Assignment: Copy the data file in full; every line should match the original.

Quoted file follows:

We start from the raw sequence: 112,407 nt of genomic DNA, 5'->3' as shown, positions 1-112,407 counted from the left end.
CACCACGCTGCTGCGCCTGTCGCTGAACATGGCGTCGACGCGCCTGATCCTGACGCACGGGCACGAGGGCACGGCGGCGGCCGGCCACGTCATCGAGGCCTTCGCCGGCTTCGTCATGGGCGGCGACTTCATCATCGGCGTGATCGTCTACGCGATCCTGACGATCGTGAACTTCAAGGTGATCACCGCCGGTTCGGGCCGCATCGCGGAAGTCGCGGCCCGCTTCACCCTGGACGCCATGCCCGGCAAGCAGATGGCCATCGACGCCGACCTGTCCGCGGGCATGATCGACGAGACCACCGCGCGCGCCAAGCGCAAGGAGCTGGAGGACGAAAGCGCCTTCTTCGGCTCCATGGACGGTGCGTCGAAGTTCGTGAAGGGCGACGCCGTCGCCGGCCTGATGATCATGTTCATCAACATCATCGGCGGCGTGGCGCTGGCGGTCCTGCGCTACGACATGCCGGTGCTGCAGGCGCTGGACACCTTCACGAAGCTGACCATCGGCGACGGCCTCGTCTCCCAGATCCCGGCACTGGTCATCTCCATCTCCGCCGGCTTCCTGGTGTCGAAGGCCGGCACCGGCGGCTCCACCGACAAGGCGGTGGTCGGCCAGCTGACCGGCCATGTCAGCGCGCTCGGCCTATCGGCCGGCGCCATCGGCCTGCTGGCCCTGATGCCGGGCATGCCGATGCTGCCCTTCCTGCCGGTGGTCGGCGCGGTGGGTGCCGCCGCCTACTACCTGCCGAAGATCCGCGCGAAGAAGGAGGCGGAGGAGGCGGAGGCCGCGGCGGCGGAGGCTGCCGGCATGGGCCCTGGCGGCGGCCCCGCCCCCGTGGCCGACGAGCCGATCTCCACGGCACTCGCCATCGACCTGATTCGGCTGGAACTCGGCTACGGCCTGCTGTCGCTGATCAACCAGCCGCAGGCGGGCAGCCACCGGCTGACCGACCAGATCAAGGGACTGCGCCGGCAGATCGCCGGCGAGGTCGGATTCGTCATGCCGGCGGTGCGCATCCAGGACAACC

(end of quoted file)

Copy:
We start from the raw sequence: 112,407 nt of genomic DNA, 5'->3' as shown, positions 1-112,407 counted from the left end.
CACCACGCTGCTGCGCCTGTCGCTGAACATGGCGTCGACGCGCCTGATCCTGACGCACGGGCACGAGGGCACGGCGGCGGCCGGCCACGTCATCGAGGCCTTCGCCGGCTTCGTCATGGGCGGCGACTTCATCATCGGCGTGATCGTCTACGCGATCCTGACGATCGTGAACTTCAAGGTGATCACCGCCGGTTCGGGCCGCATCGCGGAAGTCGCGGCCCGCTTCACCCTGGACGCCATGCCCGGCAAGCAGATGGCCATCGACGCCGACCTGTCCGCGGGCATGATCGACGAGACCACCGCGCGCGCCAAGCGCAAGGAGCTGGAGGACGAAAGCGCCTTCTTCGGCTCCATGGACGGTGCGTCGAAGTTCGTGAAGGGCGACGCCGTCGCCGGCCTGATGATCATGTTCATCAACATCATCGGCGGCGTGGCGCTGGCGGTCCTGCGCTACGACATGCCGGTGCTGCAGGCGCTGGACACCTTCACGAAGCTGACCATCGGCGACGGCCTCGTCTCCCAGATCCCGGCACTGGTCATCTCCATCTCCGCCGGCTTCCTGGTGTCGAAGGCCGGCACCGGCGGCTCCACCGACAAGGCGGTGGTCGGCCAGCTGACCGGCCATGTCAGCGCGCTCGGCCTATCGGCCGGCGCCATCGGCCTGCTGGCCCTGATGCCGGGCATGCCGATGCTGCCCTTCCTGCCGGTGGTCGGCGCGGTGGGTGCCGCCGCCTACTACCTGCCGAAGATCCGCGCGAAGAAGGAGGCGGAGGAGGCGGAGGCCGCGGCGGCGGAGGCTGCCGGCATGGGCCCTGGCGGCGGCCCCGCCCCCGTGGCCGACGAGCCGATCTCCACGGCACTCGCCATCGACCTGATTCGGCTGGAACTCGGCTACGGCCTGCTGTCGCTGATCAACCAGCCGCAGGCGGGCAGCCACCGGCTGACCGACCAGATCAAGGGACTGCGCCGGCAGATCGCCGGCGAGGTCGGATTCGTCATGCCGGCGGTGCGCATCCAGGACAACC